“Mayday, mayday. Request permission to land. I cannot control the plane. We are in danger of crashing.”- from the song “Break My Fall”.
Current Fear Status: Elevated
The living legend of soul music had a US hit in 1985 with “Freeway of Love” and this was around the time of her career that she developed a reputation for travel anxiety. 30 years later she is still battling a demon that has been solely responsible for missed opportunities including: performing for the Queen and in the pyramids of Egypt, Prince Albert of Monaco (Annual Red Cross Ball) and also gaining a reputation for being unreliable due to cancelling a concert tour half-way through due to aviophobia (source: Phobia Center). However, she vows to visit the UK at least once and her enthusiasm to keep singing well within her old age gives British audiences some hope of seeing a singer from the golden age of soul.
Unlike Benjamin Burnley, Franklin is ashamed of her condition and has seeked help on several occasions. According to an article in the Schenectady Gazette on May 1st, 1986 – just two years after the phobia was born – she joined a group therapy class called Fearless Flyers. The therapists uses safety statistics and field trips to help combat negativity towards the activity. For now, Franklin has to operate aspects of her career from her home in Detroit including using satellite feeds for award show appearances, according to Glamour Magazine.
In recent times, her friend told NY Daily News that Franklin volunteered to be part of American Idol as a judge substituting Jennifer Lopez’s absence without considering the likelihood of plane travel. Yet when weighing the potential of a million dollar paycheck with her career-jeopardizing phobia, she didn’t seem as bothered at the possibility of air travel when posed with the question. Maybe her curse is lifted?
To that land where joy will never end,
I’ll fly away.
I’ll fly away, oh glory, I’ll fly away.
When I die, Hallelujah, by and by,
I’ll fly away.
(I’ll Fly Away)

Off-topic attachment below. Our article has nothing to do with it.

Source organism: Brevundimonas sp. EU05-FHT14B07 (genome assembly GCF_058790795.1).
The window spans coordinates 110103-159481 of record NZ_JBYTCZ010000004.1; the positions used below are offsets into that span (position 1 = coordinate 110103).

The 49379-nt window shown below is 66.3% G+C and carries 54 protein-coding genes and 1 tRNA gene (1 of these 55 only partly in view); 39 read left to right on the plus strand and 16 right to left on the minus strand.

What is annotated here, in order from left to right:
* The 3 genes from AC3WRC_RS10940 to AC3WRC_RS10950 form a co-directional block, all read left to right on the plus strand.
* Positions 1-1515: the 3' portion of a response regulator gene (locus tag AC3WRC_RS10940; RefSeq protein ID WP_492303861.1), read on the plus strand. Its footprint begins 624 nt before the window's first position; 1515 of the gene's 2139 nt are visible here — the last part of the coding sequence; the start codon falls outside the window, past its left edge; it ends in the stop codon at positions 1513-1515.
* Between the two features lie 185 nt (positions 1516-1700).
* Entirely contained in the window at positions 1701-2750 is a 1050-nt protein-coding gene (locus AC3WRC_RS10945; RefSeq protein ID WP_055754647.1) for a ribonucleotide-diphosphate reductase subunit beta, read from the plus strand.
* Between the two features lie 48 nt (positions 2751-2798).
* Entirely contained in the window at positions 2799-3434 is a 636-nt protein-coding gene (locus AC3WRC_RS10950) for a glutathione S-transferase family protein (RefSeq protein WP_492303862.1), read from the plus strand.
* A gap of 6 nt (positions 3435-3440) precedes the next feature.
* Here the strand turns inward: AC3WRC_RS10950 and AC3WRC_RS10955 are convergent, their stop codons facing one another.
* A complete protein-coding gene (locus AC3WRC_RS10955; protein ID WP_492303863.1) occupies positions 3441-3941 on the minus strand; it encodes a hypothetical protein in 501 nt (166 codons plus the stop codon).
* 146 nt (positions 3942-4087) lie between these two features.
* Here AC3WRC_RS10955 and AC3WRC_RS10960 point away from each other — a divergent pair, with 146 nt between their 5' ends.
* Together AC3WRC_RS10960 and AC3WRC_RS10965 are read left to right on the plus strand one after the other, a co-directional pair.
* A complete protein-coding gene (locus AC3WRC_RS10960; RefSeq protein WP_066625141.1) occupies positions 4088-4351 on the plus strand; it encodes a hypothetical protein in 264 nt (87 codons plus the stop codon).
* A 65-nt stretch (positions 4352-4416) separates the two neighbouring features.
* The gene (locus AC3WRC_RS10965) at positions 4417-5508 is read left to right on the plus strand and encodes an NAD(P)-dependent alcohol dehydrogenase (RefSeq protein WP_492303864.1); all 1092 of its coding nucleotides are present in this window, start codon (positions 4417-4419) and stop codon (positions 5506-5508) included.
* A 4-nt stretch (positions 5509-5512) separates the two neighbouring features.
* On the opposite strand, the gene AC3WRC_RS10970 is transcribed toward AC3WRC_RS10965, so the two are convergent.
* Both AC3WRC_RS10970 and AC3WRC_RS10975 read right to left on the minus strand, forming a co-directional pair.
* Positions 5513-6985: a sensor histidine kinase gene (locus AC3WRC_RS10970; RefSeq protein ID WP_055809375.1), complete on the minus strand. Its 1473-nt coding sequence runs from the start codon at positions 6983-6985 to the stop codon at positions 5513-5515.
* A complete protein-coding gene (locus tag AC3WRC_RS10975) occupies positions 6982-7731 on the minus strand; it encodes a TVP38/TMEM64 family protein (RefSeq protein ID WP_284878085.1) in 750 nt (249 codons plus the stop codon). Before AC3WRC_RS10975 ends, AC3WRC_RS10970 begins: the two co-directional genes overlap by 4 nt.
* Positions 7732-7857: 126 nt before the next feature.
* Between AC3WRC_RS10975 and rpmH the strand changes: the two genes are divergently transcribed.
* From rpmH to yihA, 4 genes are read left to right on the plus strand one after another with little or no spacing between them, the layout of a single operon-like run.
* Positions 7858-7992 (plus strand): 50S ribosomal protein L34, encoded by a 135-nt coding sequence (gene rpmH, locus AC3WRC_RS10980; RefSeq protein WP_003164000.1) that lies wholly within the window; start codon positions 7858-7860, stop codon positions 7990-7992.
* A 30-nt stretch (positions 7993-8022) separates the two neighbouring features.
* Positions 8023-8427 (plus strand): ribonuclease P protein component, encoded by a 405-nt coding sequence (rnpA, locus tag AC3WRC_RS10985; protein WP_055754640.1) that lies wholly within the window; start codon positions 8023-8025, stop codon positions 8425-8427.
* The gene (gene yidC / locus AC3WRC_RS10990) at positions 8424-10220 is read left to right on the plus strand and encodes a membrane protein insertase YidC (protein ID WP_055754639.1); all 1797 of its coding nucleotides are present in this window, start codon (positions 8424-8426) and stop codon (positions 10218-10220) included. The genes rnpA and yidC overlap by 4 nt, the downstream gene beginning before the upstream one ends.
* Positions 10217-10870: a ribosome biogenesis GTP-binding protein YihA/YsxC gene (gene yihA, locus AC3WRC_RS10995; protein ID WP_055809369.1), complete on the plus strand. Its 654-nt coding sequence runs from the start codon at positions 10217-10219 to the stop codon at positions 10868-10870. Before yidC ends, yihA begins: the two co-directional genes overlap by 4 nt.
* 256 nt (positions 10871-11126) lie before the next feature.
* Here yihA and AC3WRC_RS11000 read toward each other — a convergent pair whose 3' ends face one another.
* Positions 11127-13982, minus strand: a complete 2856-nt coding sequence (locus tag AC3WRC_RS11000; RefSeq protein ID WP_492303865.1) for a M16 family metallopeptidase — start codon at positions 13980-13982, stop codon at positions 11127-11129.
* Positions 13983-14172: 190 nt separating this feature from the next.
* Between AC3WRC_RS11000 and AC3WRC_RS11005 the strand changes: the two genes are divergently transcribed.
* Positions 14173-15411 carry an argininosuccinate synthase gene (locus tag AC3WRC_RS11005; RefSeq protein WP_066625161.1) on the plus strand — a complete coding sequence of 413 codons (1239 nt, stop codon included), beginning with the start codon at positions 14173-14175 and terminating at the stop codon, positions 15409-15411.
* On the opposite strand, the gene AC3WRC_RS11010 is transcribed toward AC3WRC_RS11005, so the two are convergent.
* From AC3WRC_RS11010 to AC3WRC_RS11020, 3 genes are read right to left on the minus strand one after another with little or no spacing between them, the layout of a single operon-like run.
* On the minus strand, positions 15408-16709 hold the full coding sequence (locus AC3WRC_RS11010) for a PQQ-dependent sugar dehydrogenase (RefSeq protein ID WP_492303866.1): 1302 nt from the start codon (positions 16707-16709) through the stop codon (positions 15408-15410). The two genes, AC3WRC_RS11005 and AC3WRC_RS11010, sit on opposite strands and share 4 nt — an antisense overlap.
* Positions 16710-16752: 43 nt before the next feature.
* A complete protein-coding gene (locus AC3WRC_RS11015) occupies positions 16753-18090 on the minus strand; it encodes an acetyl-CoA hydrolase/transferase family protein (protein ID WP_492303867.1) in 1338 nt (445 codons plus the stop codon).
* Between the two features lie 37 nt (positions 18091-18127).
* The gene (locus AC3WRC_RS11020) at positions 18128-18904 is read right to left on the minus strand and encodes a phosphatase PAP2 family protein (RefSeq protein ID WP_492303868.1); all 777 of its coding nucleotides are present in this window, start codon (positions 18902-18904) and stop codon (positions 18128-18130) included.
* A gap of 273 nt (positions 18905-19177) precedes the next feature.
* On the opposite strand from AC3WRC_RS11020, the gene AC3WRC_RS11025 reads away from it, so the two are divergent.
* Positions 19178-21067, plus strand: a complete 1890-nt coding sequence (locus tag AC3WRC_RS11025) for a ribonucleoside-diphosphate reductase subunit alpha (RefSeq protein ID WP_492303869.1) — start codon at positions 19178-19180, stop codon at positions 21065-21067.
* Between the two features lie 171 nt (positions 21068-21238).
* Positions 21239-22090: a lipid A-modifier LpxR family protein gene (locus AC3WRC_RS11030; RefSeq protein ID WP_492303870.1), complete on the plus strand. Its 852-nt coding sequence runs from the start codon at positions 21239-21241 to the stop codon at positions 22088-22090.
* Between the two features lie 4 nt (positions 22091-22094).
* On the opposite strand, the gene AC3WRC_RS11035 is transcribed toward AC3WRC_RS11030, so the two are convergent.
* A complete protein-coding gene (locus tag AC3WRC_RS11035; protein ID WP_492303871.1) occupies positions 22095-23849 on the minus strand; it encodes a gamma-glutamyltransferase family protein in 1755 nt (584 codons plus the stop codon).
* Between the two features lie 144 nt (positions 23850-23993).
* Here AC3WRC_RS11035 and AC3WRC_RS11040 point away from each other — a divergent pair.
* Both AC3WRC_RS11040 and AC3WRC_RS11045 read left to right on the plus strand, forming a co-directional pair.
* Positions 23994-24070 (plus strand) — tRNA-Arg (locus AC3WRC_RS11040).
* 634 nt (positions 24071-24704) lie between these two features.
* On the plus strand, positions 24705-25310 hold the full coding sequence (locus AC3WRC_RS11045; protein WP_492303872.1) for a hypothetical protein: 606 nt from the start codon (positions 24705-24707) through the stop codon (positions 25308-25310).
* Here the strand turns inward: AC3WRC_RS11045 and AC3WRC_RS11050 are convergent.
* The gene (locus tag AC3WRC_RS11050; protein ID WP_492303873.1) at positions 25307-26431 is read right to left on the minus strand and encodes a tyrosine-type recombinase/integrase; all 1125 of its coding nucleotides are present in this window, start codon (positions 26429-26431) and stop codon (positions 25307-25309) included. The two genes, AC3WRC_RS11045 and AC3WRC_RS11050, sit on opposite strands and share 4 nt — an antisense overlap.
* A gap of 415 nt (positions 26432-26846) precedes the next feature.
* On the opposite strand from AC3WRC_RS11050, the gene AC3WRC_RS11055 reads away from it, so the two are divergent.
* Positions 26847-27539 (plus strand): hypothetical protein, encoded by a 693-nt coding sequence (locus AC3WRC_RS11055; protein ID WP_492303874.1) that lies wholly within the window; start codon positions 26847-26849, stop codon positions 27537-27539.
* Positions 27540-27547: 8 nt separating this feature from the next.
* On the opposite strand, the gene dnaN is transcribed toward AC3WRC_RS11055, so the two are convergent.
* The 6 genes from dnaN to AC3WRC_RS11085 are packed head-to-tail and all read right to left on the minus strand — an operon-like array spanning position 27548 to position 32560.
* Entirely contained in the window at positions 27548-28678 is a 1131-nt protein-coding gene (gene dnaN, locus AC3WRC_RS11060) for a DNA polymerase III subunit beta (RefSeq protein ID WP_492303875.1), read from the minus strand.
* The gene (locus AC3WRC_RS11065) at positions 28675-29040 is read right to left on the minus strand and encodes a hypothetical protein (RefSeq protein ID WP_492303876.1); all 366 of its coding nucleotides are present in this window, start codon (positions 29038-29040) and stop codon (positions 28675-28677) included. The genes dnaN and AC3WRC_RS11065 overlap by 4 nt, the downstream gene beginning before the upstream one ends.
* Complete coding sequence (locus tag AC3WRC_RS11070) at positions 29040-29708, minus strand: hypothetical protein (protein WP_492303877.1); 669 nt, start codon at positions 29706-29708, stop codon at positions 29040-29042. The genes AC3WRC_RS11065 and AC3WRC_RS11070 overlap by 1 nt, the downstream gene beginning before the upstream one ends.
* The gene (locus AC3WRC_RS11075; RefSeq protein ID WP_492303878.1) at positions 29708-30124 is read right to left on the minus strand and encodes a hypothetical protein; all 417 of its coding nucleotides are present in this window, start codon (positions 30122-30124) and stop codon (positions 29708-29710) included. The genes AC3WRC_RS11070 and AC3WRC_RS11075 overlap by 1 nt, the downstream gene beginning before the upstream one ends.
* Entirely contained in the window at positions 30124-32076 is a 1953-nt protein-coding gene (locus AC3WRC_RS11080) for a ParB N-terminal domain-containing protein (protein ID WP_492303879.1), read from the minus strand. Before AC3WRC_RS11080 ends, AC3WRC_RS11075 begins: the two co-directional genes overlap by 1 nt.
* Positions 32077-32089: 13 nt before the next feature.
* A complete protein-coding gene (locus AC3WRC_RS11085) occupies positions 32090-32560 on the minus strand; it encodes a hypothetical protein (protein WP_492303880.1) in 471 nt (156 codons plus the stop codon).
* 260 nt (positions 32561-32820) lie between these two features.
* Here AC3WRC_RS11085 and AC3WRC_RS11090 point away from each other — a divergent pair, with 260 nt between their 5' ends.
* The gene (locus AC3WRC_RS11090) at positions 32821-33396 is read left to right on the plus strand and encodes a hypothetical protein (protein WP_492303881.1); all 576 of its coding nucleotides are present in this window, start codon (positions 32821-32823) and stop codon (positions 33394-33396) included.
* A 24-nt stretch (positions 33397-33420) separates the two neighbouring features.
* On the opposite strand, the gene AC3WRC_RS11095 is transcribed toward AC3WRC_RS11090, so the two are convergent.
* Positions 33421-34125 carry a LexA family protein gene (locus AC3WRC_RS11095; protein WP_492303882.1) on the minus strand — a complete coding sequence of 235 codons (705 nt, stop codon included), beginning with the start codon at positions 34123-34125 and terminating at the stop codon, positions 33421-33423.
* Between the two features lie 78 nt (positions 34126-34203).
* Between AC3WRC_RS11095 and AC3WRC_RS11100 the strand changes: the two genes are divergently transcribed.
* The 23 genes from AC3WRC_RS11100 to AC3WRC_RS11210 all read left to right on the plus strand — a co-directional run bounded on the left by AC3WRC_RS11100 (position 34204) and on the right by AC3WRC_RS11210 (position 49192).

Current Fear Status: Elevated
One connotation that’s glued to the career of London tastemaker David Bowie is space. Major Tom, “Space Oddity”, The Spiders From Mars, Ziggy Stardust, “Life on Mars” and the genre of space rock is why this is. Isn’t it ironic that David Bowie himself has the fear of flying, making his intergalactic dreams even further from reality? Bowie’s fear status is in the elevated column, as his phobia has gone through alternating periods of relapse, depending on the decade.
The first bout of aviophobia arrived in the early seventies, as a response to a stormy and unsettling flight. It lasted from Autumn 1972 to spring 1977, according to a detailed essay on the Kickass Trips website. Although it made tours an exhausting, tiresome and never-ending journey, it was advantageous in giving Bowie an insight into the secret cultures and realistic sights of countries he passed through, specifically United States and Russia. Although his discoveries and life realizations were sometimes depressing and nearly landed him in jail. His methods of travelling included: ships, buses, coaches, Transsiberian Railway, limos and cabs. Iggy Pop was responsible for getting him out of this rut – although temporarily- because he wanted Bowie to accompany him on his 1977 tour as a pianist due to the vessel bond that Iggy gained from Bowie’s appearances on “Lust For Life” and Iggy’s art rock debut “The Idiot”. As a consequence Bowie had a new confidence to airplanes, which traveled right through the eighties.
However, now David Bowie has resorted back to his aviophobic ways due to a combination of circumstances. The 9/11 attacks abseiled his belief in the safety of air transportation. CNN Tees website states that the birth of his daughter Lexi had something to do with his decision. Whilst his heart attack on a German stage in 2004 raised health issues that affected his way of thinking.
A Transcript from an interview for Australian Current Affairs show 60 Minutes (July 8th, 2002):
CHARLES WOOLEY: What do you feel as the plane takes off?
DAVID BOWIE: Oh, terror.
Current Fear Status: Guarded
Like many aviophobics, Cher’s phobia seemed like a rational response to a frightening experience. An overheated engine forced her USAir plane to return to New Jersey in an emergency landing, which inevitably triggered a distrust in this form of travel. Now long later in 1990, Sun Journal reported that Cher had to delay her concert dates in Halifax, Canada because she refused to step onto a plane. Rather than cancel, she attempted to make the gig by travelling to Boston by train and then changing for a bus to Halifax. All succeeding shows had to be moved a day or two later but audiences were promised refunds if the rescheduled dates were inconvenient.